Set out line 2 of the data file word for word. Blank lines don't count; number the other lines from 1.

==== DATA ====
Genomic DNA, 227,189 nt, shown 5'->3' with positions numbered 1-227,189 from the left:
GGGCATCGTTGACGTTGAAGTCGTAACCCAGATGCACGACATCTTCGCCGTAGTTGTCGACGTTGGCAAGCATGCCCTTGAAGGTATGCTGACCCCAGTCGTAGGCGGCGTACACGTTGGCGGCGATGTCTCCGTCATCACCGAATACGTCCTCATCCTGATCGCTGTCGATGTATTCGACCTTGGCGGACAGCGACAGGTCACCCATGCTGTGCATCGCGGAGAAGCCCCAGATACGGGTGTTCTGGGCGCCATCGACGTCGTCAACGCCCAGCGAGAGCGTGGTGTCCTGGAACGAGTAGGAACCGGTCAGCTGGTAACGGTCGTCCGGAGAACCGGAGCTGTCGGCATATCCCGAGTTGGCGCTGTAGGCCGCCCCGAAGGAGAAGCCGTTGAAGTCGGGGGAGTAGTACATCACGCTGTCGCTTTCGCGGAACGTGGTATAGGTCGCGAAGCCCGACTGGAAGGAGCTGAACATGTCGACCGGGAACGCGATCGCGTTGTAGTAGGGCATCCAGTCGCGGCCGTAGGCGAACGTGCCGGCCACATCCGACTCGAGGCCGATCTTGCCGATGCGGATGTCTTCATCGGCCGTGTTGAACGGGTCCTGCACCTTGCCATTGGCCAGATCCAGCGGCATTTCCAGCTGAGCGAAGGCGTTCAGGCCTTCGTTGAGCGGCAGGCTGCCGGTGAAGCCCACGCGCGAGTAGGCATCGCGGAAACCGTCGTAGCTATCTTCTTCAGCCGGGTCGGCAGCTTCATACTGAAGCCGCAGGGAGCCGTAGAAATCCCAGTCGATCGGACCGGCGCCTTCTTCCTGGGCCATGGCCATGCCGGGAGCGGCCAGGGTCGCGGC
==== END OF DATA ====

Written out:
GGGCATCGTTGACGTTGAAGTCGTAACCCAGATGCACGACATCTTCGCCGTAGTTGTCGACGTTGGCAAGCATGCCCTTGAAGGTATGCTGACCCCAGTCGTAGGCGGCGTACACGTTGGCGGCGATGTCTCCGTCATCACCGAATACGTCCTCATCCTGATCGCTGTCGATGTATTCGACCTTGGCGGACAGCGACAGGTCACCCATGCTGTGCATCGCGGAGAAGCCCCAGATACGGGTGTTCTGGGCGCCATCGACGTCGTCAACGCCCAGCGAGAGCGTGGTGTCCTGGAACGAGTAGGAACCGGTCAGCTGGTAACGGTCGTCCGGAGAACCGGAGCTGTCGGCATATCCCGAGTTGGCGCTGTAGGCCGCCCCGAAGGAGAAGCCGTTGAAGTCGGGGGAGTAGTACATCACGCTGTCGCTTTCGCGGAACGTGGTATAGGTCGCGAAGCCCGACTGGAAGGAGCTGAACATGTCGACCGGGAACGCGATCGCGTTGTAGTAGGGCATCCAGTCGCGGCCGTAGGCGAACGTGCCGGCCACATCCGACTCGAGGCCGATCTTGCCGATGCGGATGTCTTCATCGGCCGTGTTGAACGGGTCCTGCACCTTGCCATTGGCCAGATCCAGCGGCATTTCCAGCTGAGCGAAGGCGTTCAGGCCTTCGTTGAGCGGCAGGCTGCCGGTGAAGCCCACGCGCGAGTAGGCATCGCGGAAACCGTCGTAGCTATCTTCTTCAGCCGGGTCGGCAGCTTCATACTGAAGCCGCAGGGAGCCGTAGAAATCCCAGTCGATCGGACCGGCGCCTTCTTCCTGGGCCATGGCCATGCCGGGAGCGGCCAGGGTCGCGGC